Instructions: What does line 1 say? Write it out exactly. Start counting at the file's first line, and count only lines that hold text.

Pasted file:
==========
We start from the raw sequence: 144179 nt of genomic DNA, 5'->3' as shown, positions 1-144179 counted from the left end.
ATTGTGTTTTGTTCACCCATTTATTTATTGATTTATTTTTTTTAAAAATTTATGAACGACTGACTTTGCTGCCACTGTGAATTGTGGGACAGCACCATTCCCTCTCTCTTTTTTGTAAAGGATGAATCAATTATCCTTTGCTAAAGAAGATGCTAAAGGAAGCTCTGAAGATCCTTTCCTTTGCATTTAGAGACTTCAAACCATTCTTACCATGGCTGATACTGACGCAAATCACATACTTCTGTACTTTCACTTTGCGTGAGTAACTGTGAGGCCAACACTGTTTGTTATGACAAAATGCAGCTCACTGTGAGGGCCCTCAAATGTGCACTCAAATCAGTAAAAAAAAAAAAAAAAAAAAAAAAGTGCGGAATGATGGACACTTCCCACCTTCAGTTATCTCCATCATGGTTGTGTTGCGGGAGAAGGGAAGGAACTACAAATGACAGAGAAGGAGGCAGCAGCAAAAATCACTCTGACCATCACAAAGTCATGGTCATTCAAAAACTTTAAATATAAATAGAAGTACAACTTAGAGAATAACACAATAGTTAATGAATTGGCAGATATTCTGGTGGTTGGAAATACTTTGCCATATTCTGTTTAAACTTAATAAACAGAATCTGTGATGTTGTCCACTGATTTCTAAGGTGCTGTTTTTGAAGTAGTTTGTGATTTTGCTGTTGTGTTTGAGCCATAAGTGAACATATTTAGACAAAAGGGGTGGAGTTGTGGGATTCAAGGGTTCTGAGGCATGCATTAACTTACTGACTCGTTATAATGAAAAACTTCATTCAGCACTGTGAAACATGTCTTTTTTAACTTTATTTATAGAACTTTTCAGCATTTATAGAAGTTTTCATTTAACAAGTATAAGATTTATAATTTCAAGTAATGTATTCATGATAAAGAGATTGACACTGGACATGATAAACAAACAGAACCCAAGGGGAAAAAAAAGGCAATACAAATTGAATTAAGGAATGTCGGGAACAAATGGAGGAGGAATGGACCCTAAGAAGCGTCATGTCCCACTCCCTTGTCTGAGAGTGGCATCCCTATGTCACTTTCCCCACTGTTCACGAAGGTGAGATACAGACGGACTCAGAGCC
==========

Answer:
We start from the raw sequence: 144179 nt of genomic DNA, 5'->3' as shown, positions 1-144179 counted from the left end.